Yes, I am going to continue to joke about the high fantasy sounding “Nether Edge” location of Sheffield’s Porterbrook Clinic. I am easily amused.

Anyway, so I had my second Gender Identity Clinic appointment last week, how did it go? Quite well, albeit expectedly straightforward.

As a re-cap, the first appointment was an assessment where I went over my history. This felt fairly easy to do considering the practice I’ve had doing so in the past, with other doctors and my old counsellor. I’ve got my “here’s why I’m trans” recollection down into pretty easy to follow highlights. So that means I went over the usual stuff in timeline order: being a dorky outcast kid who then came out as transgender as a young teen, went into denial, decided to transition at 25, blah blah blah…

So the second appointment was yet another assessment, this time with someone else. It lasted 90 minutes altogether and was a pretty relaxed affair. Yet again it was implied there’s unlikely to be any issues with me moving forward through the system, mostly due to the fact that I’ve been on HRT for 10 months, changed my name long ago, I’m out as transgender to everyone in my life etc. etc. According to their checklist I’m a “straightforward” case.

For anyone who stumbles across this blog post and is looking for pointers on what to expect from a Sheffield GIC appointment these days, it seems to still basically be about checking to see if your life is “stable”. They want people to transition in a stress-free and simple situation. It’s not just about proving your transition is for keeps and something you take seriously (which it is about too) it’s also showing you’re transitioning in an environment that’s safe, secure and supported. It is not lost on me that as trans people that’s often not an easy requirement, and no I do not for a second think that this system is fair or justified. Often transition can be the act which brings much needed relief from a stressful life. Being trans is stressful, to hide vital care so defensively behind multiple tests is ableist and cruel.

I should also stress that these early appointments are more about proving yourself worthy to them than actually receiving any care. I’ve yet to come across any other type of healthcare which collectively requires a minimum of a three hour discussion followed by a physical examination, spread across about half a year, before you actually can access any kind of health care or advice whatsoever, regardless of every other factor and with no way to bypass it or speed it up. But the reality is that this is the GIC system in its current form (at least in Sheffield, I can’t speak for elsewhere but from what I’ve heard it still differs little across England), we do what we have to do to get through it.

Of course considering the travel involved for me, I’ll admit I’m extra irritated by how the system is so slow and inflexible.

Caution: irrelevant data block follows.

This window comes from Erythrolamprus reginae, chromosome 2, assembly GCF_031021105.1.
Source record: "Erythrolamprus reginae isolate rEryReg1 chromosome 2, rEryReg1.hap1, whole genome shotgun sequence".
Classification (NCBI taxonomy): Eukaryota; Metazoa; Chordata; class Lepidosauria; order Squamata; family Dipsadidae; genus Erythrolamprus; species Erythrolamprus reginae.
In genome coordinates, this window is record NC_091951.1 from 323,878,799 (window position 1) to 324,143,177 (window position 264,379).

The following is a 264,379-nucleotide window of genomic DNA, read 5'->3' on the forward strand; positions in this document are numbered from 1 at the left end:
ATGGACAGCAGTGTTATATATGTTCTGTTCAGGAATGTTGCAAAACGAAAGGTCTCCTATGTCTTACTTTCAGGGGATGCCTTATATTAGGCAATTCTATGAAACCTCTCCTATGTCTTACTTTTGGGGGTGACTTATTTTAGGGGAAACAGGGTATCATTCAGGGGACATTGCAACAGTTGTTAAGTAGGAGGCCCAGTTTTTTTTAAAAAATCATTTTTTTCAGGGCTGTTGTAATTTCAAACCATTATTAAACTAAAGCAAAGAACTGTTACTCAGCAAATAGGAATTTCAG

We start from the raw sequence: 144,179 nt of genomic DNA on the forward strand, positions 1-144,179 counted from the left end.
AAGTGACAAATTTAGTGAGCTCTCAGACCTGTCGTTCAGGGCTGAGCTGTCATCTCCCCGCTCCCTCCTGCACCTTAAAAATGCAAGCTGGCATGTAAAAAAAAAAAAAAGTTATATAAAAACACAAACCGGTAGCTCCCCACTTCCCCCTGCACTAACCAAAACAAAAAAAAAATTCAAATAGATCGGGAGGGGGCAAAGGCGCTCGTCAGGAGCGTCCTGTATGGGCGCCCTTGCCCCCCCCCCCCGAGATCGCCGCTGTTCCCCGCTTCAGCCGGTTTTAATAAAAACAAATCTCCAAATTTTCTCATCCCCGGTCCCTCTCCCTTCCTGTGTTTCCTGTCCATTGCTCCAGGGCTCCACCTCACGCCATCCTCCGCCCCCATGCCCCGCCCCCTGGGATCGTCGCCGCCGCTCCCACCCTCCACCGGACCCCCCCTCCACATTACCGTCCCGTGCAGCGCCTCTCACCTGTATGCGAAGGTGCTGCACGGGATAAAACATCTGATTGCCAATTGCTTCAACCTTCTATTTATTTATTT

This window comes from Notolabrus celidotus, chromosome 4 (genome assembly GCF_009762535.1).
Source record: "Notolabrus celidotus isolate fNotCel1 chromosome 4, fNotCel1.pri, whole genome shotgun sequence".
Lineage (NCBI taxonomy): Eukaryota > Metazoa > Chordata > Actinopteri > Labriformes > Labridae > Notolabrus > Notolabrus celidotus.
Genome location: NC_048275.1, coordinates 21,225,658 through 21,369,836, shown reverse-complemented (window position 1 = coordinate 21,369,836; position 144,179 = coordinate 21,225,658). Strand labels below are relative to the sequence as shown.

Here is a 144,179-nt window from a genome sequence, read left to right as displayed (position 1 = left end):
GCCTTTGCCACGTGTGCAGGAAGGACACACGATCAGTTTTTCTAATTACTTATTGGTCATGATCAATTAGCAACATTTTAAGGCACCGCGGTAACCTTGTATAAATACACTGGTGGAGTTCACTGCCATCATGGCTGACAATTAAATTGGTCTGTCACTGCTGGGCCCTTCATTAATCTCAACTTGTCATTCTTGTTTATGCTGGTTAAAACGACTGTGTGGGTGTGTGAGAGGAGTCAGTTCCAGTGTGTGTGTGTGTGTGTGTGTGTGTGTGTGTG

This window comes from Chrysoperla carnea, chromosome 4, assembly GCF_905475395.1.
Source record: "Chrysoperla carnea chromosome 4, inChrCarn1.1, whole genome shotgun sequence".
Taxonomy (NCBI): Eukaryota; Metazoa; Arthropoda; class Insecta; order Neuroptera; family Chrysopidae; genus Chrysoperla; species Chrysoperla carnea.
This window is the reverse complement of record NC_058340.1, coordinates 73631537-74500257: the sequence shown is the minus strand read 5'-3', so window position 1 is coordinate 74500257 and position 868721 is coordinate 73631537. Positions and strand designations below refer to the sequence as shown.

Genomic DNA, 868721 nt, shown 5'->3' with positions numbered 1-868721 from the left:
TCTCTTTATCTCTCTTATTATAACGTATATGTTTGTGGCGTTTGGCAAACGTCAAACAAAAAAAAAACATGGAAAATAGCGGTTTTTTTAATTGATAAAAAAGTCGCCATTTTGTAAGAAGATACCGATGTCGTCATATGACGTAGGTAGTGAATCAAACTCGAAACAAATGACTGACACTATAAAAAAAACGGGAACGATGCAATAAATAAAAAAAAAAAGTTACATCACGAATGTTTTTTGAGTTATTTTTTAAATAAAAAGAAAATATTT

Trains, coaches and automobiles…

So living on the South Coast and being on Sheffield’s GIC list means making the round trip is ridiculously complicated. Due to the fact that my partner’s mother lives in Yorkshire, but not in Sheffield, it adds even more travel to the journey. We have to use her house as a stopgap because it’s impossible to do all the travel in the same day as the appointment.

A little bonus of this setup though is that I got to swing by my parents’ house and hang out with my dog for a bit, who seemed as ecstatic to see me as I was to see him. After sitting on my lap for most of the visit, he eventually flopped onto the floor at my feet and kept an eye on me while I was talking to my family. Leaving my dog behind is still the only real regret I have about moving, so it was really nice to see him again, even if it was only for a couple of hours. This was actually only the second time I’ve seen him since starting HRT, I was actually worried he might not recognise me and he did indeed look at me a little funny when I saw him in September, 7 months on HRT and 7 months since I had seen him before that. After sniffing around and hearing my voice he seemed satisfied that it was me, to my huge relief.

 

Keeping an eye on me...

Keeping an eye on me…

 

Altogether it took 2 trains, 4 coaches and 8 taxis to attend the appointment, not including the side-trip to visit my parents. That’s a heck of a lot of time spent staring at my phone, waiting for time to pass. Obviously that wasn’t cheap either, which is a huge concern when we’re also having to move house.

Speaking of which, we’re thankfully making progress on that front. Luckily we found a nice place and registered our interest as fast as we could. Or I should say my partner and housemate both did, while I was stuck at work reading their periodic house viewing updates. After which we got accepted (yay!) and the first set of fees have been paid. So now we need to scramble together the money to make the next big payment and then of course arrange actually moving in. I’m sure it won’t be much of a surprise to learn that being a house of four, young, queer women we’re not exactly the most financially flush band of housemates. But I’m sure we can make it work somehow.

I know I should let myself relax now or even celebrate a little, but I’m still feeling tense and not ready to let my guard down just yet. I really can’t wait for this house move to be over with.

I feel like I’m the only person on the planet who’s somewhat relieved that GIC appointments come so far apart. By the gap between the last two, I should be due back there around February. That would be ideal as by then we’ll be settled into our new home and I’ll have an idea of how much money I can use on travel, although at this rate I think I’ll be hitchhiking up there.

Oh well, I think that’ll do it for this update. I’m hoping enough will have happened so the next one will have more good news and less grumpiness! 

 

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